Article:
Just as a people may set constraints on the political process that politicians experience as a prison without walls, the people may also be, as they were during the Vietnam War, the system's last best hope. And if that is true, then the people need to be fully engaged as the inexperienced President Bush confronts an array of defense and national security issues: When and under what circumstances should the United States commit ground forces to a situation comparable to Kuwait or Bosnia? Should the United States deploy a national missile defense system? Is the United States meddling in a civil war in Colombia under the guise of advancing a hapless "war on drugs"? If dangerous weapons of mass destruction are identified with certainty in a nation considered a threat, what is the appropriate response?

Langguth's Our Vietnam reminds us time and again of the importance of skepticism and distrust in assessing defense and national security policies. One anecdote about that engagement makes the point memorably. In August 1964 Johnson was widely praised for ordering airstrikes against North Vietnam in the wake of the Tonkin Gulf incident. The influential New York Times columnist James Reston wrote that "even men who had wondered how Johnson would act under fire 'were saying that they now had a commander-in-chief who was better under pressure than they had ever seen him.'" There were not many dissenting voices, but I.F. Stone was one. Referring to the right-wing Republican presidential candidate, who criticized Johnson's policies toward North Vietnam as insufferably weak, Stone wrote in his weekly: "Who was Johnson trying to impress? Ho Chi Minh? Or Barry Goldwater?" Stone's response in this pivotal event is a vital example of a frame of mind that would serve the nation well if it were widely adopted. Any book that becomes a vessel for meaningful re-examination of a national tragedy is exceptional and demands broad attention. And that is what Langguth's book is, and does.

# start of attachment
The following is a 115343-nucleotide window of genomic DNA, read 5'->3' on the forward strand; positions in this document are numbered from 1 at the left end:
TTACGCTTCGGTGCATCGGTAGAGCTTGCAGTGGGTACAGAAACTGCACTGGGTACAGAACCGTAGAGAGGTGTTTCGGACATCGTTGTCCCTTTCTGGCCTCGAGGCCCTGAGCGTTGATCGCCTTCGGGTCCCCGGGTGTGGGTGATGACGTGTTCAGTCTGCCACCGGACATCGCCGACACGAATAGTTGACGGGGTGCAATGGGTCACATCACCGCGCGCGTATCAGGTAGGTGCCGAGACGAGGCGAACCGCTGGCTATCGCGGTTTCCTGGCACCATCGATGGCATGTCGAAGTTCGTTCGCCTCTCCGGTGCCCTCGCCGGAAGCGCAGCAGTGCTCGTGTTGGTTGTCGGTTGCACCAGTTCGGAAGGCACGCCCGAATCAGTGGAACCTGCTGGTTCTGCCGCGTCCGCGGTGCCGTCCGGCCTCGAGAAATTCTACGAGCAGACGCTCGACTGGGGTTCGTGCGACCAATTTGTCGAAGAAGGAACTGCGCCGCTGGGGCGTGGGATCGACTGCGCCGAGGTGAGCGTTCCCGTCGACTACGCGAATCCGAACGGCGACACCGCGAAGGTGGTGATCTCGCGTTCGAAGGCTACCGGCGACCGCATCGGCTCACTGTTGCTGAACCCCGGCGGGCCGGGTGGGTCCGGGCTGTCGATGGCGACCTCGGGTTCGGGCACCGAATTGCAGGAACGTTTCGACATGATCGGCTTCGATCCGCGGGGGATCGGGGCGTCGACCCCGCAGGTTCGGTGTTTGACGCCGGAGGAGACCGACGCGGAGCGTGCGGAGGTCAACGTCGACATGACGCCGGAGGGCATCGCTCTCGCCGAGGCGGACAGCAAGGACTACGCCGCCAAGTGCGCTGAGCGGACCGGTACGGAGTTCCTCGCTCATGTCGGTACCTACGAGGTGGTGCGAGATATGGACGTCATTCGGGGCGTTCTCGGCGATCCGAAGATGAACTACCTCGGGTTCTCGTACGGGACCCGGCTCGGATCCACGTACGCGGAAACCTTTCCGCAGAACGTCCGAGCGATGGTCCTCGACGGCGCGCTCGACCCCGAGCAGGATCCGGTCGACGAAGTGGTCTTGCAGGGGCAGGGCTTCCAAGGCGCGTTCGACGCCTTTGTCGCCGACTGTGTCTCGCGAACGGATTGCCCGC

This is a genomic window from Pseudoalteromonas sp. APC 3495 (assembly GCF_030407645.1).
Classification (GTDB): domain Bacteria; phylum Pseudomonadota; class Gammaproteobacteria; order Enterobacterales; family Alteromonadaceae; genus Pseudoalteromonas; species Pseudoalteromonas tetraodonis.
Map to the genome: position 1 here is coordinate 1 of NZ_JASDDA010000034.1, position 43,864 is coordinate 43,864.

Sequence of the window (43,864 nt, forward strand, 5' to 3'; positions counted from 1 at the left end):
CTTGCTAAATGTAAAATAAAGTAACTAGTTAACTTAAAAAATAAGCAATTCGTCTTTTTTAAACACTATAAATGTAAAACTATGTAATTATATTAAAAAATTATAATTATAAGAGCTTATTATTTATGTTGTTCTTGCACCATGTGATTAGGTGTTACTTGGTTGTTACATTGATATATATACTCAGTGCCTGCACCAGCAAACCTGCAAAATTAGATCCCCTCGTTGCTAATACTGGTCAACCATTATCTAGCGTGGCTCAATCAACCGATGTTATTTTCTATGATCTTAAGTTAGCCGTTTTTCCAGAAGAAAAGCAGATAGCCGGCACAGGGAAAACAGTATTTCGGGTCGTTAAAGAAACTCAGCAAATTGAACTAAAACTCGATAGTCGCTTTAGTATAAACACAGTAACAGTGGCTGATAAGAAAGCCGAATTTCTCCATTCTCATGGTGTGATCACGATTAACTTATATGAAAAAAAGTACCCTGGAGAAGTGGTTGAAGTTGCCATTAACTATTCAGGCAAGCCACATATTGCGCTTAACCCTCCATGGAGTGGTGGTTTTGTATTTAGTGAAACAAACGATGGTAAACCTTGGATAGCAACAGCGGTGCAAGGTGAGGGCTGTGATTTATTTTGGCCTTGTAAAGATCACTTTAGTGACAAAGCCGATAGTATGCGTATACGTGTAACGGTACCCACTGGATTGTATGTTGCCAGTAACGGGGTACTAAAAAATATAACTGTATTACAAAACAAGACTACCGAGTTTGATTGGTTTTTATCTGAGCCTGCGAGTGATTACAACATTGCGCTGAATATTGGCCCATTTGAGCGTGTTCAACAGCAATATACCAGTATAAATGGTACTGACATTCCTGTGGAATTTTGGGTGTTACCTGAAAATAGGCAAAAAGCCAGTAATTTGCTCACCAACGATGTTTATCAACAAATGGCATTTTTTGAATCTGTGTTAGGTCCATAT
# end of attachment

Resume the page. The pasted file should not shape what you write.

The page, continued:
Nick Bromell's Tomorrow Never Knows explores rock and roll in the sixties.

Single-payer healthcare is favored by the public, yet the insurance industry has too much to lose if it is enacted.

"Yes, nonviolence is a noble ideal, but do you really think it would stop a Hitler?" Or a street thug, a dictator, a death squad?

Pacifists are long accustomed to these questions, mostly thrown up by self-proclaimed realists. And they get the put-down message: Nonviolence is a creed only slightly less trifling than hippies sticking flowers in soldiers' gun barrels.

Readers whose minds are open to another view will be rewarded by A Force More Powerful: A Century of Nonviolent Conflict. It is a comprehensive and lucidly written addition to the literature of peace. Its worthiness puts the authors, Peter Ackerman and Jack DuVall, in the high company of Gene Sharp of the Albert Einstein Institution in Boston, Michael True of Assumption College and Richard Deats of the Fellowship of Reconciliation--all scholars of mettle who bring before the public the many historical examples where the force of organized, nonviolent resistance defeated oppression.

Ackerman and DuVall, deserving of praise for writing nonideologically when they might easily and self-indulgently not have (and thus lost readers looking for hard reporting rather than soft commentary), use fourteen chapters to document and analyze history-altering reforms created by nonviolent strategies. These include the early 1940s Danish resistance to the Nazis; Solidarity's strikes in the 1980s, which eventually took down the Soviet puppet regime in Poland; the 1980s public demands for free elections that removed the Pinochet junta in Chile; the near-bloodless elimination of the Marcos government in the Philippines; the work of the Palestinian-American Mubarak Awad to rally nonviolent civil resistance against Israeli authorities in the occupied territories; and civil rights workers in Nashville in the 1960s.